Some of the last pieces of Nortel’s business, its GSM units, will be sold in two parts for $103 million.Telefonaktiebolaget LM Ericsson will purchase the North American GSM business for $70 million and Kapsch CarrierCom of Austria will acquire most of the remaining assets, mostly in Europe and Taiwan, for $33 million.
For Ericsson, the acquisition further solidifies its footprint in North America as the agreement includes the transfer of Nortel’s relationships with mobile operators such as AT&T and T-Mobile. In July of this year, Ericsson emerged as the winner for Nortel’s CDMA and LTE Access units, gaining key relationships with Verizon Wireless, Sprint, and Bell Canada. Nortel’s North American GSM operations generated ca. $400 million in revenue in 2008. That deal has the potential to double the company’s revenue in the region.
“The transaction emphasizes Ericsson’s commitment to the North American market and strengthens our position as the leading provider of telecommunications technology and services in the United States and Canada.” said Hans Vestberg, Ericsson’s incoming President and CEO.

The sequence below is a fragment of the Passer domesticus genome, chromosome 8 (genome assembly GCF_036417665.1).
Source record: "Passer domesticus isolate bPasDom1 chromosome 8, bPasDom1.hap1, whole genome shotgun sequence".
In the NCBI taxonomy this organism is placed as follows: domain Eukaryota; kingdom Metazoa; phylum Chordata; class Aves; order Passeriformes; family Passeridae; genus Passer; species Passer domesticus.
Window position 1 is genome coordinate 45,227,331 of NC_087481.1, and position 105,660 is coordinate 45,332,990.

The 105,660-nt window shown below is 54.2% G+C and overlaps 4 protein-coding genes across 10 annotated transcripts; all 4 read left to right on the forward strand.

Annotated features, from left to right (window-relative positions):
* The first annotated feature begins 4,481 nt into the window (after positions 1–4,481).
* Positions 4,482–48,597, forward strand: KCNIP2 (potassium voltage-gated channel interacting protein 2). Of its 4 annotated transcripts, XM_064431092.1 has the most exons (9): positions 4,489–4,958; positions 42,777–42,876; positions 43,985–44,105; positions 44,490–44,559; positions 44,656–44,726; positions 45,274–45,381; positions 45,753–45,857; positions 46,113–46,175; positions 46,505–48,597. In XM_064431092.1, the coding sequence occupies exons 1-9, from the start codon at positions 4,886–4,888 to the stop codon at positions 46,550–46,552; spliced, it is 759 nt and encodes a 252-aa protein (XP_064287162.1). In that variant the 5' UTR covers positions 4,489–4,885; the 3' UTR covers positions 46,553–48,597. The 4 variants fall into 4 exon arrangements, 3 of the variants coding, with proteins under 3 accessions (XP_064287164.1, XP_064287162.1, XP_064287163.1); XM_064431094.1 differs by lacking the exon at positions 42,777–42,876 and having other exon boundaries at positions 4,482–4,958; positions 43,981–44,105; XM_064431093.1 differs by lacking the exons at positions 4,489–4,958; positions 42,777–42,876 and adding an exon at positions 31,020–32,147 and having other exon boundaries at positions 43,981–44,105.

680 Nortel employees are expected to receive offers of employment from either Ericsson or Kapsch. GSM (Global System for Mobile communications) is the most popular wireless technology standard for mobile phones in the world. Nortel has been one of the world’s leading suppliers of GSM networks for many years.
Earlier this week, Nortel announced that Ciena, a network infrastructure company, was the successful bidder for the company’s Optical Networking and Carrier Ethernet businesses (see item in this issue under Mergers and Acquisitions).
The sale to Ericsson and Kapsch is subject to court approvals in the U.S. and Canada, which Nortel will seek at a joint hearing on December 2, 2009, and at a later date in France, as well as certain regulatory approvals and other customary closing conditions.
David M. Goldes is the president of Basex.